A passion for consumption: the gothic novel in America
Bowling Green State University Popular Press, 2001/01/01 - 162 ページ
Offering a fresh perspective on the gothic novel in America, this vigorous study engages the underlying currents that define American culture as one of consumption. It rereads texts that range from Hawthorne, Poe, James, and Faulkner to the contemporary gothic novels of Toni Morrison, Joyce Carol Oates, and Anne Rice. By exposing the literary motifs of subversion and seduction inherent in these works as disruptive to the flow, circulation, and expansion of value, this book positions American literary culture as an extension of commodity economics. Its cogent yet interdisciplinary approach, supported by the work of such theorists as Jacques Lacan and Jean Baudrillard, makes this text useful to anyone interested in American literature, popular culture, and American economic thought.
この書籍の 16 ページで trope が見つかりました
検索結果1-3 / 16
レビュー - レビューを書く
他の版 - すべて表示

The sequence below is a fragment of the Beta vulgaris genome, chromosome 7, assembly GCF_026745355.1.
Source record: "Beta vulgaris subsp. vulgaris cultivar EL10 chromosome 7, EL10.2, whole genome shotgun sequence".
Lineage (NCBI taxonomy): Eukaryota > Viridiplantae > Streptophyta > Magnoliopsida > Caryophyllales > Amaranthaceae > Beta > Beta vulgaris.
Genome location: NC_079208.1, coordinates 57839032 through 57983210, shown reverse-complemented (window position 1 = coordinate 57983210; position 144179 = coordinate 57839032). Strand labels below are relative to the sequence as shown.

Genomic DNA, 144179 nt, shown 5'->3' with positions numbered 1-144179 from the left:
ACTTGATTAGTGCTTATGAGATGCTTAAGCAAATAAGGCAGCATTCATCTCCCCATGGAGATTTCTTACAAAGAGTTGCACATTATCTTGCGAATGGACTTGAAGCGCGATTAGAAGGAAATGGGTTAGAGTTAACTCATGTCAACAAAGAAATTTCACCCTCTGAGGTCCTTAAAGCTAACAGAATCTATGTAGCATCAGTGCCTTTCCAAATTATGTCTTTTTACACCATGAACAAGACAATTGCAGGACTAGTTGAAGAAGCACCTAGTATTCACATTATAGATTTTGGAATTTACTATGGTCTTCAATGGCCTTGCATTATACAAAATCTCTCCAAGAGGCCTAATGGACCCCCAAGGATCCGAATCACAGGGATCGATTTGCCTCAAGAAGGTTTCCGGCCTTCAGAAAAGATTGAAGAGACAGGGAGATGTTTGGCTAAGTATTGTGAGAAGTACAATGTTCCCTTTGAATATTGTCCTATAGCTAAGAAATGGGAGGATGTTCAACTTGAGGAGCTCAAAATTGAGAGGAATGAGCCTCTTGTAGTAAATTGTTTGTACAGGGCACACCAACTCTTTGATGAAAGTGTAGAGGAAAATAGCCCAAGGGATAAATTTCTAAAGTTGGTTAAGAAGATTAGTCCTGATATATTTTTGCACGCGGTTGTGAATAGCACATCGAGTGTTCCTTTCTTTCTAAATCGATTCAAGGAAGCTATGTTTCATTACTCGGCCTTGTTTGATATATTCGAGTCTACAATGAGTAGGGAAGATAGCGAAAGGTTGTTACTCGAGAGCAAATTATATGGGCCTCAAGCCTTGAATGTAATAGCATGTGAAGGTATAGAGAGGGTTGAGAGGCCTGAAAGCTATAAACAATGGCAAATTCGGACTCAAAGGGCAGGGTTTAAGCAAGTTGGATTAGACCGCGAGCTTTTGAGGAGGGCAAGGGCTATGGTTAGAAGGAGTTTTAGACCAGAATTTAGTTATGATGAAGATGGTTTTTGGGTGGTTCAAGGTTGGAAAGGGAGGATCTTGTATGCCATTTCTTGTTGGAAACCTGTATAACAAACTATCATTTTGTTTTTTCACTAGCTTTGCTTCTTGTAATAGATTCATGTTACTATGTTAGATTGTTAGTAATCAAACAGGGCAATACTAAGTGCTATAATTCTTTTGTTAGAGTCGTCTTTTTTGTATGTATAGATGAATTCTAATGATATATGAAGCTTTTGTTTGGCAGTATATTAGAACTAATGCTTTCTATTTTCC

Absalom American gothic Anne Rice Baby Suggs Baudrillard Bellefleur Beloved Beloved's Benito Cereno Brydon canonical child codes commodification concept conflation construct consumed consumption context cultural daughter desire devouring discourse dominant economic erotic eroticism exploitation Faulkner's female fiction figure Frankenstein gaze gender ghost gothic fiction gothic genre gothic novel gothic texts governess haunted Hawthorne Hawthorne's Hester historical horror hyperreal identity ideological interpretation James's Jolly Corner Lasher Leah Lestat Ligeia literary Louis Louis's Mayfair meaning metanarrative metaphor mirror Miss Jessel monster monstrous Morrison's text mother murder narrative narrator Oates Oates's text parody patriarchal Paul Poe's postmodern production Pyncheon represented reproduction reveals Rice Rice's text Rice's vampires role romance Rowan Scarlet Letter Screw seduction Sethe Sethe's sexual Similarly slavery slaves social society specter story subjectivity subversive succubus Sutpen symbolic exchange tion Toni Morrison traditional trope turn undermines Vampire Lestat voice Witching Hour woman women words